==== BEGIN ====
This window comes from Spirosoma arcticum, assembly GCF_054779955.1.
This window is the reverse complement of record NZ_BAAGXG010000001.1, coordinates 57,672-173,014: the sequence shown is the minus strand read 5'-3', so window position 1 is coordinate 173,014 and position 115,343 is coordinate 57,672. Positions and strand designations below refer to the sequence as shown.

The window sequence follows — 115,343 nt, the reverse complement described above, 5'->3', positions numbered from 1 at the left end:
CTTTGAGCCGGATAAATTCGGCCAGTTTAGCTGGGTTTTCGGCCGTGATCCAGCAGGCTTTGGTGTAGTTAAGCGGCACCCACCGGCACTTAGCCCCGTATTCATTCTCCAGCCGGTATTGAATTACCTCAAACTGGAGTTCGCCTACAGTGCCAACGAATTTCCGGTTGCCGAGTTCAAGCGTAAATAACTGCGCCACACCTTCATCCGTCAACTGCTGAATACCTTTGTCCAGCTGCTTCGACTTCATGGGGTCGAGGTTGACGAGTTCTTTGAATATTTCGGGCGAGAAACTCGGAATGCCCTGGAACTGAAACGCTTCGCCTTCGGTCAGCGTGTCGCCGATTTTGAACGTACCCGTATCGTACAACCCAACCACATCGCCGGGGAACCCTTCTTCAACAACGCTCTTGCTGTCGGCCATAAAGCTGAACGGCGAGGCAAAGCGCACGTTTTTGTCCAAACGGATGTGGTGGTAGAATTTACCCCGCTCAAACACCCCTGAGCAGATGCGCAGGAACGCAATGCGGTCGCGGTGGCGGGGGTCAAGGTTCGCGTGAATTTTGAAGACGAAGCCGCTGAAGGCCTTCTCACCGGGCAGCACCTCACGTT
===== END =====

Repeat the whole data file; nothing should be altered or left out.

This window comes from Spirosoma arcticum, assembly GCF_054779955.1.
This window is the reverse complement of record NZ_BAAGXG010000001.1, coordinates 57,672-173,014: the sequence shown is the minus strand read 5'-3', so window position 1 is coordinate 173,014 and position 115,343 is coordinate 57,672. Positions and strand designations below refer to the sequence as shown.

The window sequence follows — 115,343 nt, the reverse complement described above, 5'->3', positions numbered from 1 at the left end:
CTTTGAGCCGGATAAATTCGGCCAGTTTAGCTGGGTTTTCGGCCGTGATCCAGCAGGCTTTGGTGTAGTTAAGCGGCACCCACCGGCACTTAGCCCCGTATTCATTCTCCAGCCGGTATTGAATTACCTCAAACTGGAGTTCGCCTACAGTGCCAACGAATTTCCGGTTGCCGAGTTCAAGCGTAAATAACTGCGCCACACCTTCATCCGTCAACTGCTGAATACCTTTGTCCAGCTGCTTCGACTTCATGGGGTCGAGGTTGACGAGTTCTTTGAATATTTCGGGCGAGAAACTCGGAATGCCCTGGAACTGAAACGCTTCGCCTTCGGTCAGCGTGTCGCCGATTTTGAACGTACCCGTATCGTACAACCCAACCACATCGCCGGGGAACCCTTCTTCAACAACGCTCTTGCTGTCGGCCATAAAGCTGAACGGCGAGGCAAAGCGCACGTTTTTGTCCAAACGGATGTGGTGGTAGAATTTACCCCGCTCAAACACCCCTGAGCAGATGCGCAGGAACGCAATGCGGTCGCGGTGGCGGGGGTCAAGGTTCGCGTGAATTTTGAAGACGAAGCCGCTGAAGGCCTTCTCACCGGGCAGCACCTCACGTT